Over the past decade or so, even Eastern Antarctic shelves have begun to see slight losses, and this combined with accelerated Western shelf losses has led to a recent decrease in total Antractic sheet thickness
As ground dries more, air bubbles appear in the tiny tubes that carry water through aspen trees, giving them 'a kind of heart attack'
Hard to model, tipping points have been overlooked
Carbon dioxide reduction is the largest on record for a growing UK economy
Once-in-a-millenium cooling shows we're probably harming the global thermohaline circulation
Great to see John Barrett pushing to get more realistic carbon accounting
After months and months of teasing forecasters, it has officially arrived, and it's set to boost global warming to new record levels.
Team including Michael Mann point to timing of Atlantic and Pacific temperature patterns, which have stopped balancing each other out.
Model studies suggest no natural explanation for trend that caused drought
By the end of the 21st century, the average drought conditions in the Southwest US will exceed even the worst conditions during the megadroughts in the Medieval period
The fact the rate of increase in Earth’s average surface temperature has apparently eased off in recent years is not that surprising, and definitely doesn’t mean we can stop worrying about climate change.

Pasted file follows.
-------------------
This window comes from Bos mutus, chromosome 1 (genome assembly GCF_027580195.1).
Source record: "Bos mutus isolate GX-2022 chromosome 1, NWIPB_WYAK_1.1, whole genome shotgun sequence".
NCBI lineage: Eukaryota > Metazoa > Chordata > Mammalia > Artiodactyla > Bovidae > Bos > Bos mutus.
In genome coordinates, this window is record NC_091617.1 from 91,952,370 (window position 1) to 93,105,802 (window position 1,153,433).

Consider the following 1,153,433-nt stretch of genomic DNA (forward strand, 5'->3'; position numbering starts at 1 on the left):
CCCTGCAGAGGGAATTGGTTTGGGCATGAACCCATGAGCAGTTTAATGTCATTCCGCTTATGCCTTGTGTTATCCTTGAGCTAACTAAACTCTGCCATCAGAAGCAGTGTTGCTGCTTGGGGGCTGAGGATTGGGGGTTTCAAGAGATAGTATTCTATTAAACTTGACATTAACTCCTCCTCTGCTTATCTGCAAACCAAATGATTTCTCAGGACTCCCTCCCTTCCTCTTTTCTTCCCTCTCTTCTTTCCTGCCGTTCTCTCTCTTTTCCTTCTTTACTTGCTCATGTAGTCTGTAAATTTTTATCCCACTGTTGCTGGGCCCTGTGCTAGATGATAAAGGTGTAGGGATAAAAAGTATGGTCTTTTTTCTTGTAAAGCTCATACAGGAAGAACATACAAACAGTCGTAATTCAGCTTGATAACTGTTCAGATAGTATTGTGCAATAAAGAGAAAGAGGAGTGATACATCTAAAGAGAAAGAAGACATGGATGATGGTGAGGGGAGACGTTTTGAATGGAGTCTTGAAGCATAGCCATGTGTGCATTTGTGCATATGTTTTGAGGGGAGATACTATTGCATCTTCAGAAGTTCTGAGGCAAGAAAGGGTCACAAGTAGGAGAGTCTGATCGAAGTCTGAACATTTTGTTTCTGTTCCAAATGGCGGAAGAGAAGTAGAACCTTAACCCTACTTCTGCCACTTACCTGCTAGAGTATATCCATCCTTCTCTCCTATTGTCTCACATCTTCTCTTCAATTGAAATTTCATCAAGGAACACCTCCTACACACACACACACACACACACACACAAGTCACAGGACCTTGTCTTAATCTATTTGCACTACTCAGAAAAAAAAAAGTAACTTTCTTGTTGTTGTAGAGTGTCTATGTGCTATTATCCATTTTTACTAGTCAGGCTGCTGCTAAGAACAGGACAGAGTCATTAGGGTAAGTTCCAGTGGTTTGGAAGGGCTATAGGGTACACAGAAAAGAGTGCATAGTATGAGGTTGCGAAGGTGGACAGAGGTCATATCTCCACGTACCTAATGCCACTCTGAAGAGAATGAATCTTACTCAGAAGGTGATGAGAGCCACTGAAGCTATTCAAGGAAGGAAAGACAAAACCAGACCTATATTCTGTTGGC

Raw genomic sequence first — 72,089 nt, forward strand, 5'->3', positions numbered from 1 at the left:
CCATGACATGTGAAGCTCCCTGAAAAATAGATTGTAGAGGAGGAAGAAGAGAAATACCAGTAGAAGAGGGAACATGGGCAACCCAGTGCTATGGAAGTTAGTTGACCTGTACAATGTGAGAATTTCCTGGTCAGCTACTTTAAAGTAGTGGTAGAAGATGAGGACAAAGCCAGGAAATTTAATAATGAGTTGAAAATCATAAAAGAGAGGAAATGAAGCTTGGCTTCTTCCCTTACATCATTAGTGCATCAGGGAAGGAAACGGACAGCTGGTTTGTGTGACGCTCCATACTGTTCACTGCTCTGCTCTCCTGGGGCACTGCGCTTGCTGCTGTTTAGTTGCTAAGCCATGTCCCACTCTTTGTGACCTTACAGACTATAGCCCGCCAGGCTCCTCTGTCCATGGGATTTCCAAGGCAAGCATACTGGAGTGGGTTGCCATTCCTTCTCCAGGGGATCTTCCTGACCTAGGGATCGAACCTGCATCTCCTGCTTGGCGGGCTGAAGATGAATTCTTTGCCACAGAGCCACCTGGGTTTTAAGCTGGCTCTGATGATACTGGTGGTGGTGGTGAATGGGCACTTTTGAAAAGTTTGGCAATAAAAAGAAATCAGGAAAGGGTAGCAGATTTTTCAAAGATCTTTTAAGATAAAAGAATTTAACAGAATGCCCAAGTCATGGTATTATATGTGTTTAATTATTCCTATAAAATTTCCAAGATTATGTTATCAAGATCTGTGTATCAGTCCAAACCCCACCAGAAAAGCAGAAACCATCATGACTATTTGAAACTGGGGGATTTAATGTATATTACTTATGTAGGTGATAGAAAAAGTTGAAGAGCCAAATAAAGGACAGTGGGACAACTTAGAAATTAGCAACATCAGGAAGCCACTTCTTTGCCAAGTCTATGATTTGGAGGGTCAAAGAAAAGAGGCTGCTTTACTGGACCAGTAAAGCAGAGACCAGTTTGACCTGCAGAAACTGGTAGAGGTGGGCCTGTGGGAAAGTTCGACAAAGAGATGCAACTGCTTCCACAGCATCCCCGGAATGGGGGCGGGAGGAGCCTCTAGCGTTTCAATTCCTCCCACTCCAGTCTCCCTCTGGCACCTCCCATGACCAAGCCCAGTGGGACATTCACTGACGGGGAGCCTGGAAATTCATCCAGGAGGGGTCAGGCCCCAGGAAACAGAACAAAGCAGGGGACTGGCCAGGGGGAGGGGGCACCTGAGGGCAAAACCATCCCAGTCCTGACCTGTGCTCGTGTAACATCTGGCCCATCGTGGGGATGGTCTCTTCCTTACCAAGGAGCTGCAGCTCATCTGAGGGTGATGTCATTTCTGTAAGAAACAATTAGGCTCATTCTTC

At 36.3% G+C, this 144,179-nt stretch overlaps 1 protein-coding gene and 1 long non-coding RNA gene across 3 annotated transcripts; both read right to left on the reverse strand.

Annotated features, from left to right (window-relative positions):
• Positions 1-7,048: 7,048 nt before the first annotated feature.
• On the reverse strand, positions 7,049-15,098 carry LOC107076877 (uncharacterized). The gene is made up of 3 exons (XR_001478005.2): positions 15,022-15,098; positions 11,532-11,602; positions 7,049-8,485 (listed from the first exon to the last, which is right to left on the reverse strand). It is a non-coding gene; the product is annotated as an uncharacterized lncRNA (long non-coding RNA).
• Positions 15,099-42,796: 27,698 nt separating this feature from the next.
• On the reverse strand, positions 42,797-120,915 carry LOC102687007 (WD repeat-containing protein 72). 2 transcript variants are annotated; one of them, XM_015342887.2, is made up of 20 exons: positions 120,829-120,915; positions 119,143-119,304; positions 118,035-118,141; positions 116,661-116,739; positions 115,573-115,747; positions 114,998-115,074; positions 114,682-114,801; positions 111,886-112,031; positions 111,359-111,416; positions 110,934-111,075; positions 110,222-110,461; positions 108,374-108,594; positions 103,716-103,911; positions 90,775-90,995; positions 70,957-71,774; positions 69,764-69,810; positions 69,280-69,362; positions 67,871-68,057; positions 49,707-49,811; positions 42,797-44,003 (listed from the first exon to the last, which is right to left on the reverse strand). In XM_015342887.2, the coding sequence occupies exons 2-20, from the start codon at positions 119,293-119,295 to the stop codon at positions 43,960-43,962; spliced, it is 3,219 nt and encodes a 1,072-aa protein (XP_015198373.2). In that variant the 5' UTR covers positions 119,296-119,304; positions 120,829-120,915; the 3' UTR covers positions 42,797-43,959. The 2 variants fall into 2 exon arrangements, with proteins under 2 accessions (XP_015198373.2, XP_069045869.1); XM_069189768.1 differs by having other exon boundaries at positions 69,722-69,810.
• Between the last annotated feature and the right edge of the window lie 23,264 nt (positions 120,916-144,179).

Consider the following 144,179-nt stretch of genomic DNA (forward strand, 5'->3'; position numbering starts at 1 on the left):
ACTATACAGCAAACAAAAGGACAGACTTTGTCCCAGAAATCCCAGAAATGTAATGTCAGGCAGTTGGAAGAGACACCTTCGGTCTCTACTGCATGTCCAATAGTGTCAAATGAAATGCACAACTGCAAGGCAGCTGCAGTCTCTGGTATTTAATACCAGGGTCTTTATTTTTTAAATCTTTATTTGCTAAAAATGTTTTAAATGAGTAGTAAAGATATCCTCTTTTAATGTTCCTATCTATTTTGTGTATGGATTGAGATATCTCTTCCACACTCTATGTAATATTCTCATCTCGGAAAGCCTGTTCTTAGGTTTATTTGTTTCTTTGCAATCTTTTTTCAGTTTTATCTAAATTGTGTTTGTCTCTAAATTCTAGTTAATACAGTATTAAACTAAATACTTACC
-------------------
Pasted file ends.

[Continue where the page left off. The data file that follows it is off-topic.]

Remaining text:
At sites in Oklahoma and Alaska atmospheric CO2 emitted an increasing amount of infrared energy, to the tune of 0.2 Watts per square meter per decade. This increase is about ten percent of the trend from all sources of infrared energy such as clouds and water vapor.
It's drawing more moisture into the deep tropics and broadening areas of drought at higher latitudes.
Based USGS seafloor data, models predict the quality of future waves will be a bummer.
We can expect a burst of supercharged warming when the pause in rising global temperatures finally ends.
Climate trends can explain 10% of the slowdown in wheat and barley yields, with changes in agriculture and environmental policies possibly responsible for the remainder.
The central US is experiencing flooding more often now than it was 50 years ago
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